Isaiah 62:6-12; Titus 3:4-7; Luke 2:1-20; Psalm 97
This week an unlikely question came to us from an even more unlikely spot. The spot was an Israeli woman and a Facebook friend. The question posed to one of our parishioners was ''Do really believe Jesus rose from the dead?'' I received a call in turn from our parishioner asking, ''How should I respond to her?''
My immediate thought was a reply like, ''He's not even born yet, how can we worry about his death and resurrection?'' After responding with my thoughts on the matter, I wondered if this might be a good point of departure for a Christmas sermon as well. After all, we could ask the same kinds of questions about the nativity: ''Do you really believe that the creator of the universe took human form as a tiny baby?'' ''Do you really believe that Mary was a virgin?'' ''Do you believe that Jesus was the Messiah from the beginning or did he become the Messiah at some later point in his life?''
We could go on and on with these questions. They all focus on some detail of the story in an attempt to answer the question ''Did it really happen this way?'' I suppose if you focus your energies on the Bible as being literally true like facts in a history book, then pursuing those questions might be helpful for you. But we might want to distinguish between truth and fact for example: It is a fact that Joan and I were married on May 17 1980. It is true that we love each other. Generally facts are statements about reality that exist outside of ourselves while truths are statements that exist within us and largely have only meaning or relevance within ourselves.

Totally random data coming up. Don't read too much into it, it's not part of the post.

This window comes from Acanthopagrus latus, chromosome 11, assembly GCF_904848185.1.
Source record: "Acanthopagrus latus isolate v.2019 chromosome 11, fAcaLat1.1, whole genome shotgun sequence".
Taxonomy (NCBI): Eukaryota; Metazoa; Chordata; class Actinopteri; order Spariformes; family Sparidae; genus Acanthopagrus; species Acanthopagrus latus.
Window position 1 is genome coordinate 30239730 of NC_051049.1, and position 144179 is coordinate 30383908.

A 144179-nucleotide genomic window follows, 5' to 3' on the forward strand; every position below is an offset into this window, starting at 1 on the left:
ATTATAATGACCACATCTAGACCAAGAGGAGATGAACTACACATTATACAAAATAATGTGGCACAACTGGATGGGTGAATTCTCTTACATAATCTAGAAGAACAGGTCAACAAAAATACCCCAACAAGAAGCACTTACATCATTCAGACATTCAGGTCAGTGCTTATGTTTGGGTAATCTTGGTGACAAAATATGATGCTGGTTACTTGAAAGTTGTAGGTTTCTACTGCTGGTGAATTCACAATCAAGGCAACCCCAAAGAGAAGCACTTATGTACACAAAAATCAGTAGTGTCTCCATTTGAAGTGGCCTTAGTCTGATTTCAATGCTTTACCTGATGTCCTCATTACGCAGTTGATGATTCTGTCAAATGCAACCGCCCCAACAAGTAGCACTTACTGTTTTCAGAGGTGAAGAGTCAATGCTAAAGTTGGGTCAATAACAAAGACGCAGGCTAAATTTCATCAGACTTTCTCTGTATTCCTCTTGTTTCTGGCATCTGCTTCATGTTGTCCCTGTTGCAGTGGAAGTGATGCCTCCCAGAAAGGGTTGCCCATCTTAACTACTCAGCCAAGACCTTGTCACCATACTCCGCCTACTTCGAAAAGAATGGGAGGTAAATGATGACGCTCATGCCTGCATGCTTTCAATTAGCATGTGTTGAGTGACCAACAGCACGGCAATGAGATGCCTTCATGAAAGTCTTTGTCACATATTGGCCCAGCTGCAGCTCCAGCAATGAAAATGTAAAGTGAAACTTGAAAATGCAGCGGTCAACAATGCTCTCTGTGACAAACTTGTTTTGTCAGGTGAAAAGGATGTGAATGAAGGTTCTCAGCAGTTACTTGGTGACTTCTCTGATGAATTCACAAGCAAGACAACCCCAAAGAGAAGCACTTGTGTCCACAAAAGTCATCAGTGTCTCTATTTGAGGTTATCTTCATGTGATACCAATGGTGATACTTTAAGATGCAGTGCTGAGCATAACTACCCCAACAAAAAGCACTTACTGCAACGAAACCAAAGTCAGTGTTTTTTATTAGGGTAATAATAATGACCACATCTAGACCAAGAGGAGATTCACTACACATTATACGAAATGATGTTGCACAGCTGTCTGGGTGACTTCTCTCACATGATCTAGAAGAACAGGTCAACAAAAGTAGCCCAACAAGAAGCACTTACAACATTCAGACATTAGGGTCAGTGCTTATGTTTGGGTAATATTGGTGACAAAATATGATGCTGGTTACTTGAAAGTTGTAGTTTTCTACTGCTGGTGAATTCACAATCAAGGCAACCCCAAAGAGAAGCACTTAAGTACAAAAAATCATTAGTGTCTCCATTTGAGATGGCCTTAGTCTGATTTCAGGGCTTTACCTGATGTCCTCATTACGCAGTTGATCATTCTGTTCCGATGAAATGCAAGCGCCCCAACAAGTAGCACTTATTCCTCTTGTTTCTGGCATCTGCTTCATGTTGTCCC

For example, a Miwok Indian storyteller in California began his tribal creation story to a bunch of children with these words: ''Now I am not sure if the things I am about to tell you happened in exactly this way, but I know that what I am telling you is true.'' In some churches this would get me fired, but it would seem fitting to ...
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